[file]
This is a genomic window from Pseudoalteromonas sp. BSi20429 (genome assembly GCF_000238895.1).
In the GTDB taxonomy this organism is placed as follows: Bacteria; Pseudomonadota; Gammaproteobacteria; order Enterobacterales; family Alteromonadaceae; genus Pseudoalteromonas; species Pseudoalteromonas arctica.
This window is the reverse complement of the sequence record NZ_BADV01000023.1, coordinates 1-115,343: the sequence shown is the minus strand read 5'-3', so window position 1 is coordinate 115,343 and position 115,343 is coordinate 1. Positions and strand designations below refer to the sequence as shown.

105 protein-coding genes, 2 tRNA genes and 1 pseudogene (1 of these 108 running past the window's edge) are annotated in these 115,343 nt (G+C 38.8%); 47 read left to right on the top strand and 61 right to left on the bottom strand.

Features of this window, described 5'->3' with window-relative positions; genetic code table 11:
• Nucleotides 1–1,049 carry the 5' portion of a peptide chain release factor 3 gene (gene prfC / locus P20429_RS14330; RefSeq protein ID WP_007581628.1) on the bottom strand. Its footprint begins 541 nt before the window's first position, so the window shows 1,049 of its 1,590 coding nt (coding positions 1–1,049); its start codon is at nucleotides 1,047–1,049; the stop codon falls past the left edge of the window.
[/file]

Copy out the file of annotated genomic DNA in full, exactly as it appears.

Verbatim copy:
This is a genomic window from Pseudoalteromonas sp. BSi20429 (genome assembly GCF_000238895.1).
In the GTDB taxonomy this organism is placed as follows: Bacteria; Pseudomonadota; Gammaproteobacteria; order Enterobacterales; family Alteromonadaceae; genus Pseudoalteromonas; species Pseudoalteromonas arctica.
This window is the reverse complement of the sequence record NZ_BADV01000023.1, coordinates 1-115,343: the sequence shown is the minus strand read 5'-3', so window position 1 is coordinate 115,343 and position 115,343 is coordinate 1. Positions and strand designations below refer to the sequence as shown.

105 protein-coding genes, 2 tRNA genes and 1 pseudogene (1 of these 108 running past the window's edge) are annotated in these 115,343 nt (G+C 38.8%); 47 read left to right on the top strand and 61 right to left on the bottom strand.

Features of this window, described 5'->3' with window-relative positions; genetic code table 11:
• Nucleotides 1–1,049 carry the 5' portion of a peptide chain release factor 3 gene (gene prfC / locus P20429_RS14330; RefSeq protein ID WP_007581628.1) on the bottom strand. Its footprint begins 541 nt before the window's first position, so the window shows 1,049 of its 1,590 coding nt (coding positions 1–1,049); its start codon is at nucleotides 1,047–1,049; the stop codon falls past the left edge of the window.